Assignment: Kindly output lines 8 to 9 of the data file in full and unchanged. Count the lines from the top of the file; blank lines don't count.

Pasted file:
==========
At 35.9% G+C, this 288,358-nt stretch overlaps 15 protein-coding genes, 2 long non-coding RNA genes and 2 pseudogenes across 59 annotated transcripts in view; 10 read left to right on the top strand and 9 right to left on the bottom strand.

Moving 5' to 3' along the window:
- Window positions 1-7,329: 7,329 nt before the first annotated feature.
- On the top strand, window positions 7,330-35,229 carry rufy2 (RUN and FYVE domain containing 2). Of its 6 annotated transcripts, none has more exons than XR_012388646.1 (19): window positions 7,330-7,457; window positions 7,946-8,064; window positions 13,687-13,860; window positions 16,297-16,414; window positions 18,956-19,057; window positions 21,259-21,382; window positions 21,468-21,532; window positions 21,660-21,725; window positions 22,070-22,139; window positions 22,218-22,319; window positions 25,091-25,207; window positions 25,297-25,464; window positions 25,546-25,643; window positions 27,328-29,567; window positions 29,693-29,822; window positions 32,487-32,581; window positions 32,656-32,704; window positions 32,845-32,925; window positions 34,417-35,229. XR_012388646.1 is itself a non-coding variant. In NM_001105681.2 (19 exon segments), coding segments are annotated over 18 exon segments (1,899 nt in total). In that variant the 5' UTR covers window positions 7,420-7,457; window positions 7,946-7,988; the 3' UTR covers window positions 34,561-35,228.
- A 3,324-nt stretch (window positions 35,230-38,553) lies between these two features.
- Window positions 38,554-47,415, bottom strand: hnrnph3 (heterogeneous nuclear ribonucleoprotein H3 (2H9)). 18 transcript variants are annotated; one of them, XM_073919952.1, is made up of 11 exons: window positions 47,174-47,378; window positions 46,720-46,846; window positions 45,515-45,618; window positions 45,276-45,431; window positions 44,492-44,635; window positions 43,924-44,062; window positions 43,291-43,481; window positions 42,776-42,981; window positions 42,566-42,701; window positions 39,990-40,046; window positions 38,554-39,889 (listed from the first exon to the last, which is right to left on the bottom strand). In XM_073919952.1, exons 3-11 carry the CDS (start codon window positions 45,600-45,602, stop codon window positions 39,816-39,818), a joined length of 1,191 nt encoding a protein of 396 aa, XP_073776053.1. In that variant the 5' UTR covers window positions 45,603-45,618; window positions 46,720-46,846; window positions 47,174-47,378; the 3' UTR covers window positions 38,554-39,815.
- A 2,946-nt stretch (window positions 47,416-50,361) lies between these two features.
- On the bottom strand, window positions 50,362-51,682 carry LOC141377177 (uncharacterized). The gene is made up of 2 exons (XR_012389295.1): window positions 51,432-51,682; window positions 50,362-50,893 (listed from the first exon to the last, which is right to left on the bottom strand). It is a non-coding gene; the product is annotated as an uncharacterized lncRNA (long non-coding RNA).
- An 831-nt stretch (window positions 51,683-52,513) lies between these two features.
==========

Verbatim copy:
- On the bottom strand, window positions 50,362-51,682 carry LOC141377177 (uncharacterized). The gene is made up of 2 exons (XR_012389295.1): window positions 51,432-51,682; window positions 50,362-50,893 (listed from the first exon to the last, which is right to left on the bottom strand). It is a non-coding gene; the product is annotated as an uncharacterized lncRNA (long non-coding RNA).
- An 831-nt stretch (window positions 51,683-52,513) lies between these two features.